A song celebrating the arrival of half time? Gah.
Benteler Stadion, Paderborn
Sunday 21 October 2012Attendance: 15,000
It’s hot, I'm on a packed train, the toilet's broke, I'm hungover, I'm with (award winning) @theballisround, (genre defining) @dannylast, and (big) @bigdeaksy and we're all surrounded by a bunch of drunk people who look like they’ve been diverted from their trip to a Levellers concert to a protest about saving an obscure piece of boring scrub land from something fun. Yep, We're on a train full of St. Pauli fans going to an away match. We're all delighted to be here. If you need me to explain about St. Pauli and their fans you’re probably on the wrong blog.
The St. Pauli fans are met with bright sunshine and a forceful welcome by the local Polizei in Paderborn, a town which is as much middle class as it is in the middle of nowhere. A bunch of lefties with piercings and freaky haircuts in the town is always going to cause a bit of a kerfuffle so they're shoved off towards a crowded train platform, circled by police horses and recorded with video cameras whilst being viewed with intense suspicion. Meanwhile we're herded out into the sunshine before all being wedged into a fat mans funking armpit to claim one of the last remaining spaces on the funbus destination Paderborn FC.
Small. Far away.
For a town already in the middle of nowhere Paderborn's (Nicholas) Benteler stadium manages to be at the epicentre. This could be the edge of the world. If you don’t believe me tune into the “Arena Cam” of Nicholas Benteler for an hour or eleven. Nothing will happen. Even on a match day.
From the outside the stadium looks hmm “generic” and inside well, it’s all a bit weird. Every terrace is raised up, with food stalls and toilets underneath, and any view of the pitch is blocked off. Underneath the away terrace some St. Pauli fans were pepper sprayed by the Polizei while, underneath the Paderborn one, I paid Euro 3,50 for a measly portion of chips. We all have our little gripes with Paderborn.
A picture of the Ultra Sankt Pauli flag I'll go on to mention shortly. Ah, I've ruined the surprise now.
A picture of the Shickeria flag I might go on to mention shortly. I will.
The St. Pauli terrace soon fills up with fans rubbing their eyes while other parts of the ground fill up with Pauli fans blinking into the autumnal sunlight. Fans compete for space for their flags. A large one bearing the word “Ultras” soon disappears underneath a plethora of smaller ones, including one from Bayern Munich’s Shickeria. Finally any piece of cloth within a 30sq metre area is lost as shirt, seemingly belonging to the worlds fattest, tallest man, is wafted over the side of the stand.
Have you got this in XXXXXXXXXXL? You have, I'll take it.
The Paderborn fans are ready for the match too. Just before kick off an old boy sits next to me, carefully unfolds a sheet with the lyrics to the Paderborn club song and mumbles his way through that. Yes, every German club has it own song warble. Normally its rocky. Football fans like rock. Football fans in Paderborn like drivel, they like wailing harmonies, they like atrocious guitar 80's guitar solos, they love bits where the song goes “ooohhhh, ooohhhh, they like lyrics written by typewriter walloping song gibbons (“Paderborn, Paderborn my town, I love you”). Gah.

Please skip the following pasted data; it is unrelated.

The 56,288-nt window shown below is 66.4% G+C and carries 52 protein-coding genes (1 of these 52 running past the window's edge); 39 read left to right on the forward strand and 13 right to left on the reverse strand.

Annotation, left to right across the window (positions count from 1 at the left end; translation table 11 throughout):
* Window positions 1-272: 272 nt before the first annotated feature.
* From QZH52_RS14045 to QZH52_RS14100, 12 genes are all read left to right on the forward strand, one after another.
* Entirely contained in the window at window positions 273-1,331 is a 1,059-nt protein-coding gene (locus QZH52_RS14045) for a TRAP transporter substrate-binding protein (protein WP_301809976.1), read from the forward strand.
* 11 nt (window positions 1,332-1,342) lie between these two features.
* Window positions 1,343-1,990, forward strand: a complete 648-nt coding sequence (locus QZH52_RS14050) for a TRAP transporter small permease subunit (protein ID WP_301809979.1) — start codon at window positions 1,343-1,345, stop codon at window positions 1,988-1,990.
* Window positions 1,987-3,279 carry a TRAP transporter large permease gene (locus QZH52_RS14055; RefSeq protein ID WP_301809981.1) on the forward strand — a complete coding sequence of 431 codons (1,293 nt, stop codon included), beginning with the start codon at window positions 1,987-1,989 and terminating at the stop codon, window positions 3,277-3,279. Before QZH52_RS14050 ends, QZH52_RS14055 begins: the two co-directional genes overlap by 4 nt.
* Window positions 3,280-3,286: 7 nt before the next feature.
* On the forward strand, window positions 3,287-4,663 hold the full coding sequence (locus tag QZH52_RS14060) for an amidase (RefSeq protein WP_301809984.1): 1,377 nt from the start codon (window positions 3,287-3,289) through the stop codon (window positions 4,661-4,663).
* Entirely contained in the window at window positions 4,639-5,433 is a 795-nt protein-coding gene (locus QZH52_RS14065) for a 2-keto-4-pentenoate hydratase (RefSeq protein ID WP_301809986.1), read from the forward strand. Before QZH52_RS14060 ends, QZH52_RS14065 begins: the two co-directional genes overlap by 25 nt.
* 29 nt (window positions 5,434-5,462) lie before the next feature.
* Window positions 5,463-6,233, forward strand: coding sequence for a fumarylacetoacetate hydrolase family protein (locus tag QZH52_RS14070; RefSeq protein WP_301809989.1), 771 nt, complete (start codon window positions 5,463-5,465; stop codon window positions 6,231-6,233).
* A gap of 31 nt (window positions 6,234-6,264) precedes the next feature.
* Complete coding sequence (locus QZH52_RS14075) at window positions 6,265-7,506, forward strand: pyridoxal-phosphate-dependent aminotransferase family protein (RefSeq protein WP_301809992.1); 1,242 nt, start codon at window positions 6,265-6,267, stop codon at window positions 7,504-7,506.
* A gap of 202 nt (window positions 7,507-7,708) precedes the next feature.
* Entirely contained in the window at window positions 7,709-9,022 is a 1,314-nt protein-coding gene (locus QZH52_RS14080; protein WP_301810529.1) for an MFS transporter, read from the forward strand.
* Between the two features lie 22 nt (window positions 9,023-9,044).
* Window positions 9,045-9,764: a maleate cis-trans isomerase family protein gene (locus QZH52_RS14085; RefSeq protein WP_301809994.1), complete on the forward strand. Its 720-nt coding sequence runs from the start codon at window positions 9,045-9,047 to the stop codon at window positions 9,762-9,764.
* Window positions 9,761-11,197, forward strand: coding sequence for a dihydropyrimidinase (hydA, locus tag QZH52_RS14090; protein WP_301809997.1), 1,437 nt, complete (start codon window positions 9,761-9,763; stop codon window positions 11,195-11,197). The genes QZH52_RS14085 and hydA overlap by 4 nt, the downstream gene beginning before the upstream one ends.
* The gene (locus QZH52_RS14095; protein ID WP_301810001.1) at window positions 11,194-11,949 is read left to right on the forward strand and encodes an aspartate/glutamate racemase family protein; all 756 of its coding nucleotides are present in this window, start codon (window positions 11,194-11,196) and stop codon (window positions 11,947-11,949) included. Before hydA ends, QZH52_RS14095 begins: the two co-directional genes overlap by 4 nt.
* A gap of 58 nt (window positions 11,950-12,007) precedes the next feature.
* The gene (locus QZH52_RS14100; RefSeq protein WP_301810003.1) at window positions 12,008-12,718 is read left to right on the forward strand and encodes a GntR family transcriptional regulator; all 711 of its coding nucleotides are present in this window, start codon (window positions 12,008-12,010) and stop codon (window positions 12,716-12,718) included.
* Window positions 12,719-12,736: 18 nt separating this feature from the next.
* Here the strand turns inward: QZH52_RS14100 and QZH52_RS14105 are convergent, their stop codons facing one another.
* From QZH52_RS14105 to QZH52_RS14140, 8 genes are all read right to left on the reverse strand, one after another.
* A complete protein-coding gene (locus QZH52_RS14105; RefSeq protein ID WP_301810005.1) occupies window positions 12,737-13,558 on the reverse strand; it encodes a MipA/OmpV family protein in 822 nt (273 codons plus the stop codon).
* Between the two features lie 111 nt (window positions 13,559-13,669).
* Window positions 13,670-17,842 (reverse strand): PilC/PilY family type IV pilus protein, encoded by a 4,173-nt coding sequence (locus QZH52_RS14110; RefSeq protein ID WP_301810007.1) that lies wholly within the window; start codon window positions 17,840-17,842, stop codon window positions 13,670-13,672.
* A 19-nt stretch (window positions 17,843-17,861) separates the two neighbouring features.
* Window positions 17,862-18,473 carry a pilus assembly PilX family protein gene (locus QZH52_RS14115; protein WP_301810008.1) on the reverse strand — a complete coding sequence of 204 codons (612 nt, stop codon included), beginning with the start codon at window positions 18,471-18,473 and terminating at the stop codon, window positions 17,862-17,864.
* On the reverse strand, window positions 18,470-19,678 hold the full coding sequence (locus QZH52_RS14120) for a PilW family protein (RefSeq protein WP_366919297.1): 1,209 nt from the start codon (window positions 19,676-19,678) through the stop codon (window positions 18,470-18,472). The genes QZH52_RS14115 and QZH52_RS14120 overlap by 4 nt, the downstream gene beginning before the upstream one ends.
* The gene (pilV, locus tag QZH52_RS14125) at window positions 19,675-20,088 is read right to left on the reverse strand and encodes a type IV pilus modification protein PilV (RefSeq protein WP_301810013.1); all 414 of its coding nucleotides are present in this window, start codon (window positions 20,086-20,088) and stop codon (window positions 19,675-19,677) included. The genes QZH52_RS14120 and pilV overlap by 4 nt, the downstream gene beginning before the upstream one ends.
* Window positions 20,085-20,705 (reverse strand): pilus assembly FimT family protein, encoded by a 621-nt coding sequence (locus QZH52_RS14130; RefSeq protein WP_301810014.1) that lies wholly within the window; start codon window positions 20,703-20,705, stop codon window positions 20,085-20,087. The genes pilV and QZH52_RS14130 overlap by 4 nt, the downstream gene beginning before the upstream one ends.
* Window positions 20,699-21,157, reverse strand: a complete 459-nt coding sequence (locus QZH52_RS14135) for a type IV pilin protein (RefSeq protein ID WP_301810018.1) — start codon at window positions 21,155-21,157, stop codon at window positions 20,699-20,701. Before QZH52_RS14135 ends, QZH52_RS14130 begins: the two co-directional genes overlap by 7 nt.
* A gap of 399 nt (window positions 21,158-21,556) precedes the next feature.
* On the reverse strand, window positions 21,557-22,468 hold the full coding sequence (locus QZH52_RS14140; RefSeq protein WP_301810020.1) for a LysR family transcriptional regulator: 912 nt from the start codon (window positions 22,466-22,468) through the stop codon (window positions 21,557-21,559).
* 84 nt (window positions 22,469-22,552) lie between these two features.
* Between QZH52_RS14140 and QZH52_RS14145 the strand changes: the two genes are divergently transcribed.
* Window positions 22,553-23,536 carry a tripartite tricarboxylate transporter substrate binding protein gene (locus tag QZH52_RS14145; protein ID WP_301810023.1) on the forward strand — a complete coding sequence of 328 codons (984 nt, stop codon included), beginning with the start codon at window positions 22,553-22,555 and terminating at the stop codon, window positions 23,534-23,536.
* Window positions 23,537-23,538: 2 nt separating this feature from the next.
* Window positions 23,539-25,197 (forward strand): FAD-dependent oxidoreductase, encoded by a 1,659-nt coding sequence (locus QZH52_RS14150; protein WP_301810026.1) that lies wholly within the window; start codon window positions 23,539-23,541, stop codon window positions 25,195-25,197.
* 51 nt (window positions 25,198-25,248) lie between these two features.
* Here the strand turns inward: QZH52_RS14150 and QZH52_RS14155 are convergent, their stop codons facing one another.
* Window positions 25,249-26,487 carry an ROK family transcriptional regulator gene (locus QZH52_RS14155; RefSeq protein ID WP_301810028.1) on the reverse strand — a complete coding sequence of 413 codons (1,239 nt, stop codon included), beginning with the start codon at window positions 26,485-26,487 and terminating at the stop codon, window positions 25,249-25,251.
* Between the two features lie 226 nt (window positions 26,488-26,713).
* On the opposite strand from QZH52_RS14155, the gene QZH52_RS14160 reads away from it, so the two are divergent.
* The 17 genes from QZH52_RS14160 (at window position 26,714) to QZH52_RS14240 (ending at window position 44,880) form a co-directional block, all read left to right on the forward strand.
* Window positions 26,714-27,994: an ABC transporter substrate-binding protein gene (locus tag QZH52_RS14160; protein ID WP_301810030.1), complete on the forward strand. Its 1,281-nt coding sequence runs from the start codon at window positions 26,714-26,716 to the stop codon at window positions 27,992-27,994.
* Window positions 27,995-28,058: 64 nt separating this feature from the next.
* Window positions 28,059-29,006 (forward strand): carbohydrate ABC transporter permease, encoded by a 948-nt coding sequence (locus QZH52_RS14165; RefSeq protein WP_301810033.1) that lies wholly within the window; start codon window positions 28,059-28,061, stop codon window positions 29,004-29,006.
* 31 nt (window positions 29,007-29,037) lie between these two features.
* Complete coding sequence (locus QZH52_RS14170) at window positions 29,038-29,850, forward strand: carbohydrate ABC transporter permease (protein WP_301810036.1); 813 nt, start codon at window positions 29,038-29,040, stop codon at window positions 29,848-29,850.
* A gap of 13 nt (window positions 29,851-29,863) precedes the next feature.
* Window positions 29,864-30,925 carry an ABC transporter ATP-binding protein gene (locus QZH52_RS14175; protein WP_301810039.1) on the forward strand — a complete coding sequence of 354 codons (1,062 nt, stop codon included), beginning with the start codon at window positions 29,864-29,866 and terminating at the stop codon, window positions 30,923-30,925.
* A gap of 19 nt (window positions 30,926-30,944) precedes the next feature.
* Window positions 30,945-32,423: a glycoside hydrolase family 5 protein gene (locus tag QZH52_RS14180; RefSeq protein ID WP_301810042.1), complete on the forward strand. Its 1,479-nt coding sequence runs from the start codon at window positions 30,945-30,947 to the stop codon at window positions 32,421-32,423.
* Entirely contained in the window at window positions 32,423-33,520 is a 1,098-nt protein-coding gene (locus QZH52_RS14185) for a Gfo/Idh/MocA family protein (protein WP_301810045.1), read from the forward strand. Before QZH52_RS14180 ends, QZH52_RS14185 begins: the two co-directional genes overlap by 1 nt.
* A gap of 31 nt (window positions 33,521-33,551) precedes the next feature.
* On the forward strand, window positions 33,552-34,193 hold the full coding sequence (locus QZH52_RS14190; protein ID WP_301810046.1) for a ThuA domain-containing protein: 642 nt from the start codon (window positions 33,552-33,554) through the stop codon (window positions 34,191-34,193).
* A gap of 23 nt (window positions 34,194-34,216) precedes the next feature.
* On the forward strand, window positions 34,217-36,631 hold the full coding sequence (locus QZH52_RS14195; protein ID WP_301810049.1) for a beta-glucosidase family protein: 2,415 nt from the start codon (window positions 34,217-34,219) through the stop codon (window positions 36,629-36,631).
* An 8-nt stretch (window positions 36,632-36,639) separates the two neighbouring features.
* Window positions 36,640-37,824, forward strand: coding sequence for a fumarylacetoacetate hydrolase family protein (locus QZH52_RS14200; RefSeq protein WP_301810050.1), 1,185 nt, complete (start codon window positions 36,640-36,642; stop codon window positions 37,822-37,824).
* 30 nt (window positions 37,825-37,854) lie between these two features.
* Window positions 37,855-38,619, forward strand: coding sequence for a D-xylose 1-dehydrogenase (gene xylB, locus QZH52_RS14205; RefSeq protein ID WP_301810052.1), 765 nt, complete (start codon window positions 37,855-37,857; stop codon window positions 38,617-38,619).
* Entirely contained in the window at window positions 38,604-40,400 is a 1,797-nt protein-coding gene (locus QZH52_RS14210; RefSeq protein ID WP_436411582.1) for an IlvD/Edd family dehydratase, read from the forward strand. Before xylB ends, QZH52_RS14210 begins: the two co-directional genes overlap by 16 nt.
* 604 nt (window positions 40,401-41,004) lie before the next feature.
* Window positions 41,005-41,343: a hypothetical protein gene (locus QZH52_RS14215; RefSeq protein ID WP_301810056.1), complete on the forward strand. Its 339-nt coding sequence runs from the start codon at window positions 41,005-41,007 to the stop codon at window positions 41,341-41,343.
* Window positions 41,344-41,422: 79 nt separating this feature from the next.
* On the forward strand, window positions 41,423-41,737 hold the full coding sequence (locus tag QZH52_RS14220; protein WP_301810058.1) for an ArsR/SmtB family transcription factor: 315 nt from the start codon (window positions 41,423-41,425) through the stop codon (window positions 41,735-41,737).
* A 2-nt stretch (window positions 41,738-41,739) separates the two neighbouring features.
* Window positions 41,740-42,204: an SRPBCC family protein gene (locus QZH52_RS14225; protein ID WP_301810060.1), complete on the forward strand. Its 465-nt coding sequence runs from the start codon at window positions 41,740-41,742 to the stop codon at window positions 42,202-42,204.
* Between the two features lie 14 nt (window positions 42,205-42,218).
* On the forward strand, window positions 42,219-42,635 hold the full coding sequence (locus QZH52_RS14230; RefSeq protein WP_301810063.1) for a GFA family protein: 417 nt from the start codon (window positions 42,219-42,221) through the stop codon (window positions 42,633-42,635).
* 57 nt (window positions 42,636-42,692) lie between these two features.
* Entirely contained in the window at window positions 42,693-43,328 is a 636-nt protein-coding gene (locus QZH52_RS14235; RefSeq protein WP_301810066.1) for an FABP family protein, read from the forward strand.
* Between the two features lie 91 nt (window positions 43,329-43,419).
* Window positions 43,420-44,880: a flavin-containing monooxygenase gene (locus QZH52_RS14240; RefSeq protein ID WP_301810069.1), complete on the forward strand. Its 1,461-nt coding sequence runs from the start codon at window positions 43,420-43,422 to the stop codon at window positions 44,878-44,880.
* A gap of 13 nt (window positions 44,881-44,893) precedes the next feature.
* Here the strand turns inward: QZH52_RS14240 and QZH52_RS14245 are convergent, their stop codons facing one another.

At kick off St. Pauli fans unfurl a banner about the protection of fan culture whilst remaining silent with their arms crossed, as if handcuffed. They then break into a song about police brutality whilst waving flags of the club crest, a ferocious looking skull and cross bones. Paderborn fans wave flags of the club crest, a run of the mill circle that has carelessly been coloured way outsidethe lines by a slapdash graphic designer.
After that Danny, Deacs and I barely watched the match. Meanwhile Stuart followed the game in his usual intense manner, via Twitter. (#injokes) The St. Pauli fans didn’t stop waving their arms and singing for the ninety minutes. No one needs a song sheet. Everyone knows every word and every intricate hand movement that accompanies every song.
Fritz's seat in row 15 proved to be a massive disappointment.
Token match shot.
Now, I know not every team has to be as different at St. Pauli but a song celebrating the arrival of half time song is a low Paderborn. I was that angry when I heard it I almost choked on my pepper spray.
It is so long
First half goodbye
You are in the past
It is so long
The match increases
Second half hello
I'm ready for you."
Wrap your lugholes around this. No do. You want to listen to it don't you. You wont thank me. But do. Man alive Paderborn. What were you thinking?
Three minutes into the second half (I'm ready for you - gah!) Daniel Ginczek scores to give new Pauli manager and Germany's third best Michael Stipe impersonator Michael Frontzeck a great start to his first game in charge and send the fans bonkers barmy. A few seconds later Stuart informs us about the goal after reading about it in less than 140 characters on his mobile. Amongst the Pauli fans everybody hurts (sorry) as Paderborn equalise with a move slicker than Frontzeck’s shiny bonce, through former player Deniz Naki. There was probably a goal celebration song, by this point I'd tightly sewn my ears up.
Have you got this in a M?
The mystery of the gargantuan shirt is solved after the game. Naki applauds the away fans and the Pauli fans applaud him. The huge shirt, with “Naki 23” on the back is lobbed down and this touching gesture very nearly sees Naki smothered alive. He applauds the fans, they applaud him and it's an impressive end to a great days support. No matter the political leanings, the appearance, the hair colour or percentage of body mass covered in piercings these are just great football fans and a superb spectacle to watch.
Now, someone get this shitting Paderborn half time song out of my head before I double Van Gogh myself.